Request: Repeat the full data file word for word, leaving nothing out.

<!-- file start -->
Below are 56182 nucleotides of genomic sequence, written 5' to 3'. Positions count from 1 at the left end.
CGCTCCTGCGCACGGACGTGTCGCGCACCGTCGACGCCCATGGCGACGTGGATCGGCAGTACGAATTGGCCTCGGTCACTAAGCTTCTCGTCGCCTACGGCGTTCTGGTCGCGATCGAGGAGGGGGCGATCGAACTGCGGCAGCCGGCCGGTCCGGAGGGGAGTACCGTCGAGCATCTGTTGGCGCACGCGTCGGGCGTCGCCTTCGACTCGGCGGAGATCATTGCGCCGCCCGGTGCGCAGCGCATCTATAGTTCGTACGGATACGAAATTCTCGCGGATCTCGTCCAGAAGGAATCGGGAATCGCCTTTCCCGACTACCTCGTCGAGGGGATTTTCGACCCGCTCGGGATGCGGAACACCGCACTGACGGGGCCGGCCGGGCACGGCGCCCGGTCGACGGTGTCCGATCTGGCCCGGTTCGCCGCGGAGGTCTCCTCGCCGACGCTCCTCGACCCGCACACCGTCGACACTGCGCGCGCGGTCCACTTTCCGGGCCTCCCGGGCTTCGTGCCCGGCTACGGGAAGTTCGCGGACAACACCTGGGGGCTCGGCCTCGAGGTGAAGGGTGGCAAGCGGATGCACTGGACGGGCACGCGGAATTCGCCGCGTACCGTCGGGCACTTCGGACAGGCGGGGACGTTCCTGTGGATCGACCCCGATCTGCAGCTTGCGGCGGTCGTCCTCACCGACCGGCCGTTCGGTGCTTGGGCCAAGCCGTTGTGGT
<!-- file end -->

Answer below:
Below are 56182 nucleotides of genomic sequence, written 5' to 3'. Positions count from 1 at the left end.
CGCTCCTGCGCACGGACGTGTCGCGCACCGTCGACGCCCATGGCGACGTGGATCGGCAGTACGAATTGGCCTCGGTCACTAAGCTTCTCGTCGCCTACGGCGTTCTGGTCGCGATCGAGGAGGGGGCGATCGAACTGCGGCAGCCGGCCGGTCCGGAGGGGAGTACCGTCGAGCATCTGTTGGCGCACGCGTCGGGCGTCGCCTTCGACTCGGCGGAGATCATTGCGCCGCCCGGTGCGCAGCGCATCTATAGTTCGTACGGATACGAAATTCTCGCGGATCTCGTCCAGAAGGAATCGGGAATCGCCTTTCCCGACTACCTCGTCGAGGGGATTTTCGACCCGCTCGGGATGCGGAACACCGCACTGACGGGGCCGGCCGGGCACGGCGCCCGGTCGACGGTGTCCGATCTGGCCCGGTTCGCCGCGGAGGTCTCCTCGCCGACGCTCCTCGACCCGCACACCGTCGACACTGCGCGCGCGGTCCACTTTCCGGGCCTCCCGGGCTTCGTGCCCGGCTACGGGAAGTTCGCGGACAACACCTGGGGGCTCGGCCTCGAGGTGAAGGGTGGCAAGCGGATGCACTGGACGGGCACGCGGAATTCGCCGCGTACCGTCGGGCACTTCGGACAGGCGGGGACGTTCCTGTGGATCGACCCCGATCTGCAGCTTGCGGCGGTCGTCCTCACCGACCGGCCGTTCGGTGCTTGGGCCAAGCCGTTGTGGT